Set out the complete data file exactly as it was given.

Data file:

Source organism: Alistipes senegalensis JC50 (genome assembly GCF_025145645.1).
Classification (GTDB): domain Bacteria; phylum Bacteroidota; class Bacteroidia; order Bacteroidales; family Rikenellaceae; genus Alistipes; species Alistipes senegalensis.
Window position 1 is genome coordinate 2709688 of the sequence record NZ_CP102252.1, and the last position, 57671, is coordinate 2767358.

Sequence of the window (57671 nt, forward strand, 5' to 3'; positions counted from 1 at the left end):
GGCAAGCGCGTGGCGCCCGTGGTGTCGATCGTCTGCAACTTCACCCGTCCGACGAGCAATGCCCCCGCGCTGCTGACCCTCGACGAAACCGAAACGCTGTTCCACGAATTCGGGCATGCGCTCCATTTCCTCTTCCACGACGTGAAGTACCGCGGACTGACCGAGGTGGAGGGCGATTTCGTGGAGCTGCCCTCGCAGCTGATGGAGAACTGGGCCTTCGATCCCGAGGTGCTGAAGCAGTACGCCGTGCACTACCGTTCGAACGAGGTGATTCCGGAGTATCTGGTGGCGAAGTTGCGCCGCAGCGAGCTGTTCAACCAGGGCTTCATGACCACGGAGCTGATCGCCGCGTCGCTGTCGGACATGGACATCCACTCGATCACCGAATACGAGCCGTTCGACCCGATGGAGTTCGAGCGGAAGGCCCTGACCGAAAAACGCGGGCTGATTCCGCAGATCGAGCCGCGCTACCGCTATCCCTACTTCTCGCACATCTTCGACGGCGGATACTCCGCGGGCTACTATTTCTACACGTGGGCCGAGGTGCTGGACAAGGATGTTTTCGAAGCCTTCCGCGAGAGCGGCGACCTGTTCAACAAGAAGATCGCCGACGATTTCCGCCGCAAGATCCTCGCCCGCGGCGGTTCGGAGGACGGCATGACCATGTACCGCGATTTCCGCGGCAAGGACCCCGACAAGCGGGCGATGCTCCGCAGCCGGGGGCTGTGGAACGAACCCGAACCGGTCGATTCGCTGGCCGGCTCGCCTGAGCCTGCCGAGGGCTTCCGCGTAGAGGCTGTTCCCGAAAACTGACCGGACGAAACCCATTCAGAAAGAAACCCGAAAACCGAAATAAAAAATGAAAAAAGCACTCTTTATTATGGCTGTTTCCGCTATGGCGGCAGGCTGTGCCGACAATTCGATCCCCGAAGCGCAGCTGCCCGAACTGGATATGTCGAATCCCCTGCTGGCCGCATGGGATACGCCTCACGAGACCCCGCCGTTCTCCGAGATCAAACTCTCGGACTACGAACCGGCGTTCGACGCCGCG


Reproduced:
Source organism: Alistipes senegalensis JC50 (genome assembly GCF_025145645.1).
Classification (GTDB): domain Bacteria; phylum Bacteroidota; class Bacteroidia; order Bacteroidales; family Rikenellaceae; genus Alistipes; species Alistipes senegalensis.
Window position 1 is genome coordinate 2709688 of the sequence record NZ_CP102252.1, and the last position, 57671, is coordinate 2767358.

Sequence of the window (57671 nt, forward strand, 5' to 3'; positions counted from 1 at the left end):
GGCAAGCGCGTGGCGCCCGTGGTGTCGATCGTCTGCAACTTCACCCGTCCGACGAGCAATGCCCCCGCGCTGCTGACCCTCGACGAAACCGAAACGCTGTTCCACGAATTCGGGCATGCGCTCCATTTCCTCTTCCACGACGTGAAGTACCGCGGACTGACCGAGGTGGAGGGCGATTTCGTGGAGCTGCCCTCGCAGCTGATGGAGAACTGGGCCTTCGATCCCGAGGTGCTGAAGCAGTACGCCGTGCACTACCGTTCGAACGAGGTGATTCCGGAGTATCTGGTGGCGAAGTTGCGCCGCAGCGAGCTGTTCAACCAGGGCTTCATGACCACGGAGCTGATCGCCGCGTCGCTGTCGGACATGGACATCCACTCGATCACCGAATACGAGCCGTTCGACCCGATGGAGTTCGAGCGGAAGGCCCTGACCGAAAAACGCGGGCTGATTCCGCAGATCGAGCCGCGCTACCGCTATCCCTACTTCTCGCACATCTTCGACGGCGGATACTCCGCGGGCTACTATTTCTACACGTGGGCCGAGGTGCTGGACAAGGATGTTTTCGAAGCCTTCCGCGAGAGCGGCGACCTGTTCAACAAGAAGATCGCCGACGATTTCCGCCGCAAGATCCTCGCCCGCGGCGGTTCGGAGGACGGCATGACCATGTACCGCGATTTCCGCGGCAAGGACCCCGACAAGCGGGCGATGCTCCGCAGCCGGGGGCTGTGGAACGAACCCGAACCGGTCGATTCGCTGGCCGGCTCGCCTGAGCCTGCCGAGGGCTTCCGCGTAGAGGCTGTTCCCGAAAACTGACCGGACGAAACCCATTCAGAAAGAAACCCGAAAACCGAAATAAAAAATGAAAAAAGCACTCTTTATTATGGCTGTTTCCGCTATGGCGGCAGGCTGTGCCGACAATTCGATCCCCGAAGCGCAGCTGCCCGAACTGGATATGTCGAATCCCCTGCTGGCCGCATGGGATACGCCTCACGAGACCCCGCCGTTCTCCGAGATCAAACTCTCGGACTACGAACCGGCGTTCGACGCCGCG